The Arizona Cardinals entered Thursday night's game against the St. Louis Rams as some of the golden boys of the NFL, hoping, and likely believing that they would enter their mini-bye week at 5-0. Though no-one ever expected the game to be a cake-walk, the general consensus amongst the media, fans and team appeared to be that the Cardinals could, and should, leave the prime-time showdown with thier divisional rivals victorious.
What they got, however, was a wake up call, and brutal reminder of why the NFC West may just be the toughest division in the NFL.
The game was ugly for both teams, and the 17-3 scoreline barely tells the story of just how well, and how badly both teams performed in various phases of the game.
Whenever a team loses a game, much of the blame immediately falls at the feet of the quarterback, especially when that quarterback failed to post any touchdowns on three trips into the red zone.
However, in spite of the scoreline, Kolb's 29-of-50 for 289 yards and no interceptions are reasonable results. He was not helped by the at times confusing play calling—calling a passing play short of the goal line on 4th-and-goal at the Rams 6, or all but abandoning the run game for example—or the unbelievably poor play of his offensive line—which gave up 9 sacks, 14 hits and 21 hurries.
The truth is, that Kolb is actually developing into a dependable game manager. He is perfectly suited to making around 25 passing plays per game, when given makable second and third down distances. He is especially handy on play-action passes, and when given even a modicum of time in the pocket. But he understandably struggles when under pressure, when asked to make up more than 10 yards and when forced to make plays on the move or without time to reset his feet fully, where he is particularly inaccurate.
Few quarterbacks in the NFL wouldn't succeed under the pressure he is facing, and as much as I like John Skelton, I fail to imagine him doing much better in these circumstances.
Through the first five games of the season, Kolb has managed to shake the major niggle most fans had with him, the idea that he was fragile and unwilling to take the hits. Through five weeks, Kolb has been beaten and bruised, and just keeps getting back up. He has also learned that it is sometimes better to punt than force the pass, and that has resulted in four wins, seven touchdowns and only two interceptions thus far.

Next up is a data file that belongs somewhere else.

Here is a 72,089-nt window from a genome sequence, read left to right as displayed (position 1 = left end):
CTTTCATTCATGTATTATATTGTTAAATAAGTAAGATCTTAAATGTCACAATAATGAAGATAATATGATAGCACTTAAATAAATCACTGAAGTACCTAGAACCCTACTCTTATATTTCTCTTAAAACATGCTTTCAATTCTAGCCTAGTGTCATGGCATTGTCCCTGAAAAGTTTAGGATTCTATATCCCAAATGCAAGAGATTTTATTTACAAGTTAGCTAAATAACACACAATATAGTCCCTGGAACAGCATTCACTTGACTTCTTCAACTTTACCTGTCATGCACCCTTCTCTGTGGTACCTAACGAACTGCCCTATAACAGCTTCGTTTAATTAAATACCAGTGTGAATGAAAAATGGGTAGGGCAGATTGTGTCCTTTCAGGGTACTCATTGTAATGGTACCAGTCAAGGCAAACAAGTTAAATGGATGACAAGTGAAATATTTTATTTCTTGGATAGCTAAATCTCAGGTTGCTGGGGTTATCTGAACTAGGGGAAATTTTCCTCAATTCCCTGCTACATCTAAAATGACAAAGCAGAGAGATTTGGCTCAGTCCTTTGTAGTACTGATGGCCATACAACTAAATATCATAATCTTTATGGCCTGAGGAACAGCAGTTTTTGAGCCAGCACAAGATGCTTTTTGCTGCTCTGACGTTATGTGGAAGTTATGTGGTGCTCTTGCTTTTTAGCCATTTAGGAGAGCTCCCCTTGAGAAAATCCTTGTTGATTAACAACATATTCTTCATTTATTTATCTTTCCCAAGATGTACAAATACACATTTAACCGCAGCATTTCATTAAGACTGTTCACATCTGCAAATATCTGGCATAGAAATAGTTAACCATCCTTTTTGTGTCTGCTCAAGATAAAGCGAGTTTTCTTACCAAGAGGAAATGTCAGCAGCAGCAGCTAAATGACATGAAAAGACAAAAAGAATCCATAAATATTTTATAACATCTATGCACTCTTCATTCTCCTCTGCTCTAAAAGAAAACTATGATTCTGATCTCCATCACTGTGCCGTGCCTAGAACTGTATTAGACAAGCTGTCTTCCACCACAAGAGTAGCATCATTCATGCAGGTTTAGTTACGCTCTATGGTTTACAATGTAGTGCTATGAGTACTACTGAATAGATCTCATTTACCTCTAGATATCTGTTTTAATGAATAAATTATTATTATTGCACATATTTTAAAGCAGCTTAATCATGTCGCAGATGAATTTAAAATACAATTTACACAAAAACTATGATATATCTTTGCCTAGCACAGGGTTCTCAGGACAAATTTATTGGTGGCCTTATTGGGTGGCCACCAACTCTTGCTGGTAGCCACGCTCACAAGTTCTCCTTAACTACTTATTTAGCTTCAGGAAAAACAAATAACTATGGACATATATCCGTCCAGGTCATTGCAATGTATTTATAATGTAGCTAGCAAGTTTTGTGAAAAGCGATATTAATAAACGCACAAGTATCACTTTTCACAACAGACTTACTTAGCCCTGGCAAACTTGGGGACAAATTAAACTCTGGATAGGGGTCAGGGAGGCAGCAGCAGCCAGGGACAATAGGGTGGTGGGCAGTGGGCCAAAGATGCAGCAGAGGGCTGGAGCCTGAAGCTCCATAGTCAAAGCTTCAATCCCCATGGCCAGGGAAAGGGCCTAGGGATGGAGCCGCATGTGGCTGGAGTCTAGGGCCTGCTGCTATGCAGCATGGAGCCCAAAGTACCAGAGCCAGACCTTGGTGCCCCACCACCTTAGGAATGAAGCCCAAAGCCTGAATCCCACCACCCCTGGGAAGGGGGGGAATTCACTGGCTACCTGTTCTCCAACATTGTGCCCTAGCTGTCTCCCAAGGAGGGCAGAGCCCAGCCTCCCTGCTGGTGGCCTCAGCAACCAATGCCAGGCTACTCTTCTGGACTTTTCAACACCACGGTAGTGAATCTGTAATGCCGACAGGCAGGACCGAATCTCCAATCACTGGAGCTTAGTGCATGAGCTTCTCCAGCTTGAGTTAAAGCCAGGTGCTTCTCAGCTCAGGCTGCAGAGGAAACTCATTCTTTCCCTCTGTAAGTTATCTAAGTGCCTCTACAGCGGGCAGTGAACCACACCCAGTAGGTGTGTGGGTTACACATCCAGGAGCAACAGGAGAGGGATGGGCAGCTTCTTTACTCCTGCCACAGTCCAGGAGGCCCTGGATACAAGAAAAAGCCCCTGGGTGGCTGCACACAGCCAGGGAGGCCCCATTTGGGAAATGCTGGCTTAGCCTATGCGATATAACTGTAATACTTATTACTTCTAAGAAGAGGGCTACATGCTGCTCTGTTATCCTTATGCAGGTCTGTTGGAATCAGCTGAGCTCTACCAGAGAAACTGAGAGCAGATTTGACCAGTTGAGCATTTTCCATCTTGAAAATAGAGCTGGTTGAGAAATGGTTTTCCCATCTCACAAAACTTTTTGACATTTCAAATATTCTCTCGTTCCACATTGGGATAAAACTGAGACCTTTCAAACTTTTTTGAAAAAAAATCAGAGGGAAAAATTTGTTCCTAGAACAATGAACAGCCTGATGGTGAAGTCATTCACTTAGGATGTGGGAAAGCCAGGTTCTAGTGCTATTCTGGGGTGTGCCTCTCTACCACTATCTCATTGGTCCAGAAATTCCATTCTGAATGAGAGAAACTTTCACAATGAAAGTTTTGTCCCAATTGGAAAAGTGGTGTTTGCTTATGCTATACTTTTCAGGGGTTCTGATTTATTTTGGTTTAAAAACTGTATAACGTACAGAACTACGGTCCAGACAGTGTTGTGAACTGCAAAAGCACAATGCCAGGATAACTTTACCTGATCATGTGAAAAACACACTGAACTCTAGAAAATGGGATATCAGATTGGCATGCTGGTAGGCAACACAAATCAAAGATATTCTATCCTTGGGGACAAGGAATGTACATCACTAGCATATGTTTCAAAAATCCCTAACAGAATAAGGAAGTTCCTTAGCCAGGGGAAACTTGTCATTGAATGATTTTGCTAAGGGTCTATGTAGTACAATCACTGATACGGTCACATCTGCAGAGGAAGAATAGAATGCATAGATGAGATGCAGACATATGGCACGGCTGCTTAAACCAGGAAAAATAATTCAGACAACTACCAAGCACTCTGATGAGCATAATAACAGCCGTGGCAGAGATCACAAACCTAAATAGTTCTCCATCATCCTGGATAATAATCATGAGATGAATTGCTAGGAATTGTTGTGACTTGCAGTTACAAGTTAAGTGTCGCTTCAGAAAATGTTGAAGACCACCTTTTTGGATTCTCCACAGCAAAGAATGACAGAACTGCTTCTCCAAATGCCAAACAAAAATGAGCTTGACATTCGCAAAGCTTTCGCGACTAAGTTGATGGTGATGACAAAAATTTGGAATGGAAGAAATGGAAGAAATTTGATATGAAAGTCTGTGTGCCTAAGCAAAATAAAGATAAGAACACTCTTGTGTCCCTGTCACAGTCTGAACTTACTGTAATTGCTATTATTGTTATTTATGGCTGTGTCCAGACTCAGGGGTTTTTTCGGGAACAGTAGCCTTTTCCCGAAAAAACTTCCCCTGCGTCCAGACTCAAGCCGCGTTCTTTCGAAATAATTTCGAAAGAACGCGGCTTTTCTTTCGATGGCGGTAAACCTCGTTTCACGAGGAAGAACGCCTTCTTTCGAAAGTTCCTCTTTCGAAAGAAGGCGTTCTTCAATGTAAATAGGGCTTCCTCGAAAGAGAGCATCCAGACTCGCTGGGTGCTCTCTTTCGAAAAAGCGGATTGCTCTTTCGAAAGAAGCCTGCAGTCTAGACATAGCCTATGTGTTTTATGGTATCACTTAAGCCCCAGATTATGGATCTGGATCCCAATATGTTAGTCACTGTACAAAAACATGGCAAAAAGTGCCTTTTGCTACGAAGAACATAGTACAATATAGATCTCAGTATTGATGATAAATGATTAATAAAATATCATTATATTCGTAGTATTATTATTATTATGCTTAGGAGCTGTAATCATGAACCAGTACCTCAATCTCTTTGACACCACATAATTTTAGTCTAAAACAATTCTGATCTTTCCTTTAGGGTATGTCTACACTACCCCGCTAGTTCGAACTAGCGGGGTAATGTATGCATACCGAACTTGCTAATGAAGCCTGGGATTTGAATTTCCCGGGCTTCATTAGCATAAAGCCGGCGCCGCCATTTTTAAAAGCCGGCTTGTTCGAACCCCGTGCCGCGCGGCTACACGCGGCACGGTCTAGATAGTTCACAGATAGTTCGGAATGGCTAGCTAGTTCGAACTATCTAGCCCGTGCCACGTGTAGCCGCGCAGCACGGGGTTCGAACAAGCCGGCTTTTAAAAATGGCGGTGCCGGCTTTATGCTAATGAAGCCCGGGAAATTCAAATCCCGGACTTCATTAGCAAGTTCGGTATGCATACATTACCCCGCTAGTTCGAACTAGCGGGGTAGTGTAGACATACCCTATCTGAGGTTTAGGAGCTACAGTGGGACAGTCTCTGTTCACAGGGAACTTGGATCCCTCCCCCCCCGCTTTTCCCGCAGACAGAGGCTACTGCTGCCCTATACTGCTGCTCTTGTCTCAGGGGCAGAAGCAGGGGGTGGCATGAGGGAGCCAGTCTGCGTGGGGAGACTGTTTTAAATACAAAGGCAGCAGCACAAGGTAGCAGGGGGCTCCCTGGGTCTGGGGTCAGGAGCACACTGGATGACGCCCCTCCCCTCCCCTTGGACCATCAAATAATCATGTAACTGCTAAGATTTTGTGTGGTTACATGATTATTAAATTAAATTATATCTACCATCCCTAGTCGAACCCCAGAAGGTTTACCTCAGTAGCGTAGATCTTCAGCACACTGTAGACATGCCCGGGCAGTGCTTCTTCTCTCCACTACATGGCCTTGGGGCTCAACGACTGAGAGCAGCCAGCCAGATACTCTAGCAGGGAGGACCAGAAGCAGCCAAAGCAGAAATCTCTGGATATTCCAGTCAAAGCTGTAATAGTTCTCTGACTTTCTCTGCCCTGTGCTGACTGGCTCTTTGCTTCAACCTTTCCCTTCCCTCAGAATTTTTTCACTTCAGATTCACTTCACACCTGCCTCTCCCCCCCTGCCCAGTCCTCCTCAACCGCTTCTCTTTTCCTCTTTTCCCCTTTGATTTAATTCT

Kolb was not perfect, squandering multiple chances to put points on the board in the first half. He seemed to overthrow his receivers each and every time that the O-line actually afforded him some protection, but in spite of a few missteps, Kolb has earned the right to continue to start.
If the Cardinals can be more consistent in their pass protection, commit to a more realistic ratio of run and pass, and better utilise play-action, I honestly believe that Kolb can develop into the quarterback that the Cardinals need, even if not perhaps the one they want, for the remainder of this season.
However, the expectations of the fans are now, perhaps unreasonably lofty. If wins are not forthcoming, then the Cardinals may be forced to act, or react, to Kolb's mistakes more descisively, and return the starting job to Skelton. To be fair, Skelton did win the job in preseaon, and looked good enough in his brief outing in Week 1.
Kolb is certainly playing for his job each and every game. Skelton was the starter and Kolb backup at the beginning of the season, and only game wins and near-perfect performances from Kolb will prevent that situation for reccuring. He may not have lost his job yet, but it's imposible to imagine that he's not on probation, even if he hasn't really done anything to deserve to be.